Every Girl on a Tween TV Show Is Ridiculously Perfect, and That's a Problem

How the pretty little girls of media may be affecting your family.

Actors Jennette McCurdy and Miranda Cosgrove of Nickelodeon's 'iCarly.' (Photo: Jason Merritt/Getty Images)

Dec 11, 2013· 2 MIN READ
Melissa Rayworth is a regular contributor to TakePart. She has also written for the Associated Press, Salon and Babble.

Remember in the '80s, how Blair was “the pretty one” on “Facts of Life,” but Jo, Tootie, and Natalie had most of the fun?

Apparently, the tween-girl television shows of today only have room for Blair, Blair, and more Blair.

On the 40 shows from the Disney Channel, Disney XD, Nickelodeon, and the Turner Cartoon Network analyzed in a study published in the academic journal Sex Roles this month, Barbie-beautiful girls don’t just rule the roost.

They make up the entire population.

The researchers examined cable channel shows from 2011, including "Hannah Montana," "iCarly," "Fish Hooks," "Wizards of Waverly Place," "Aaron Stone," and "Star Wars: The Clone Wars."

Compared with the boy characters, the teen girls were “more attractive, more concerned about their appearance,” and received a stream of comments about their “looks,” the study found.

The stats are pretty disturbing:

• 11.5 percent of male characters were described by researchers as having “not very attractive” facial features.

• 0 percent of female characters were described by researchers as having “not very attractive” facial features.

Yes. Zero percent.

The study also found that on the tween shows classified as “action/adventure,” girls are underrepresented in comparison with the percentage of girls in the real population.

At least these princesses are keeping busy: “Tween” television shows found female characters doing some of the same adventurous things that boys on these shows do.

The researchers said they explored this topic because this age group (8–12) consumes more TV than any other group and has shows designed expressly for it.

Members of this group also are busy developing their sense of self.

Kids at this stage are “moving toward self-definition or a sense of identity,” says Stephen Wallace, director of the Center for Adolescent Research and Education at Susquehanna University in Selinsgrove, Pa. The shows they watch, he says, are powerful in defining what they see as “normal.”

“Being normal,” as you probably remember, is vitally important in the tween world. There’s the rub: “If what is perceived as 'normal' is what is projected by these shows,” Wallace says, “that's what [kids will] strive to be."

It's also worth noting how technologies not available to earlier generations can affect viewing. Because a huge range of Disney tween-geared shows are available on Netflix, many kids watch "Hannah Montana" now even though it's no longer being made.

Once the child runs out of one Disney show on Netflix, he or she is prompted to also watch a choice of similar shows. So one of these programs of dubious gender stereotyping tends to lead to another and another and another—whether it's currently airing or not—creating endless opportunities to develop insecurities, and boys to develop misperceptions of what a girl or woman should look like.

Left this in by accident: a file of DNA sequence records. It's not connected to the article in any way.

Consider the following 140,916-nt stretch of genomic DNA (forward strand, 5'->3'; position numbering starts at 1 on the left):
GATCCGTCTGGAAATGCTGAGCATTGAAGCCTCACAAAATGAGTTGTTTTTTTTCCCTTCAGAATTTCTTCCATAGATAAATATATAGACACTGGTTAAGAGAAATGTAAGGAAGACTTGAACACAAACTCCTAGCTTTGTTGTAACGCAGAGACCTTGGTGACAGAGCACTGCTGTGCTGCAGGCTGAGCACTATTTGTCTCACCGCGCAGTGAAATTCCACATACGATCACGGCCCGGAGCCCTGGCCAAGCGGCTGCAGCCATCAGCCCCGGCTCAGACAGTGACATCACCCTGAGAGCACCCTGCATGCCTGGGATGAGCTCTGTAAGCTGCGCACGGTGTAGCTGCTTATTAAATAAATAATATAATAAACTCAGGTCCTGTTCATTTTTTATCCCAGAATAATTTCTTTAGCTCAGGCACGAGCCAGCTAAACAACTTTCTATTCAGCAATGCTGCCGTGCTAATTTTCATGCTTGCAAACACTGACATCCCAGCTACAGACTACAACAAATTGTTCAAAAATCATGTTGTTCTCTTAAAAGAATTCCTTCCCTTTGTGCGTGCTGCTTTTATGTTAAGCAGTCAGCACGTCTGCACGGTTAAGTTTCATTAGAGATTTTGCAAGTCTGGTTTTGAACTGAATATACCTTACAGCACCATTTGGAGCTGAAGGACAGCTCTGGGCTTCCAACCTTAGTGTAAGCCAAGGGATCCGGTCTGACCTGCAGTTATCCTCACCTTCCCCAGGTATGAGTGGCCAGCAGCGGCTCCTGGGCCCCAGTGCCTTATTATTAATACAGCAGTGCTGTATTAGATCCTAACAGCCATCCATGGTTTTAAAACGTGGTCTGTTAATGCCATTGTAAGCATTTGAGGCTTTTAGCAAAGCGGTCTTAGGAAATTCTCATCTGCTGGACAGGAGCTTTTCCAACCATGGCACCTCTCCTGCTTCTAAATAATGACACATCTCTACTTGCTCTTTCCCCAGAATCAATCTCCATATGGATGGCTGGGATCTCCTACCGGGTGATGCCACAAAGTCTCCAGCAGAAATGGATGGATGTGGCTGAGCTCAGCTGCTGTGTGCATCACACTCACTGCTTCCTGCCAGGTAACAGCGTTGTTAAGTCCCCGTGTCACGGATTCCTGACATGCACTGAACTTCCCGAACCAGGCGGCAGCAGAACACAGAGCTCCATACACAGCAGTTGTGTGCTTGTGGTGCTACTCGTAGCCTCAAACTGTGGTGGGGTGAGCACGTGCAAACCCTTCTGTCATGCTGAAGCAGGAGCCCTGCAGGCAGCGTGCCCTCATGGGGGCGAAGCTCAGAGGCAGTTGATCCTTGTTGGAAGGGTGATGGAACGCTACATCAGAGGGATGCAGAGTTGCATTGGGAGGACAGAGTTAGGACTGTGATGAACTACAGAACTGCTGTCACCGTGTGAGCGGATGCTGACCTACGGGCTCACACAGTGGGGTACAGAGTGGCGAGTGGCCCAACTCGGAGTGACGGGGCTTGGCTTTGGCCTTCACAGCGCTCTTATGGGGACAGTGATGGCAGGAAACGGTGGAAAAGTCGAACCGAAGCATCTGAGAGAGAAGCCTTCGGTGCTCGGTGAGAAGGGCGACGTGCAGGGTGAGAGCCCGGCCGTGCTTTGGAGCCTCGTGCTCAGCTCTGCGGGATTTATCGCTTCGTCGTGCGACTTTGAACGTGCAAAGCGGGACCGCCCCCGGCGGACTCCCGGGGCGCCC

Wallace advises parents to start a “family dialogue” that teaches kids to question the images they see and develop critical thinking skills, so they can make their own assessments of what the world really looks like and what’s really important.

Eden-Renee Hayes, assistant professor of psychology at Bard College at Simon's Rock, which offers college-level education to academically gifted young teenagers, agrees: “Start asking them questions,” she says, “to lead them to the idea of questioning the things they see."

Banning the shows from the home is pointless because they’ll see them somewhere, on some device, Hayes says. But parents can make a real difference by seeding in to their kids' viewing other TV shows and media that display a more varied depiction of real girls and women.

Armed with critical thinking skills, girls can avoiding falling “into this idea that 'I must be this particular way, and if I’m not, I'm supposed to do something with makeup or hair’,” Hayes says.

This study, unfortunately, doesn’t tell us anything unprecedented: “It is time-honored for Disney to show girls in a very stereotypical way," Hayes says. Despite the suggestion that Disney’s female characters are now more progressive, she says, no girl ever saves a prince.

If one ever does, you can bet she'll be supermodel pretty.

These newer TV characters aren't "sitting there waiting to be saved" in the same way as Snow White or Cinderella, Hayes says, but they're "still fulfilling the same roles."

Take "Mulan," in which a clever girl disguises herself as a male soldier to take her father's place in the Imperial Army. There is still a core, traditional demand on her character.

"Mulan has to get married. She may have saved her entire nation, but she'd better get married,” Hayes says. “We're still seeing the same element of 'You must stay within your role.' "

To counter that message, "we have to help kids sort of find their North Star and be comfortable with who they are and how they look,” Wallace says, so they won’t “buy into the falsehood of what is normal and what is beautiful and what is perfect.”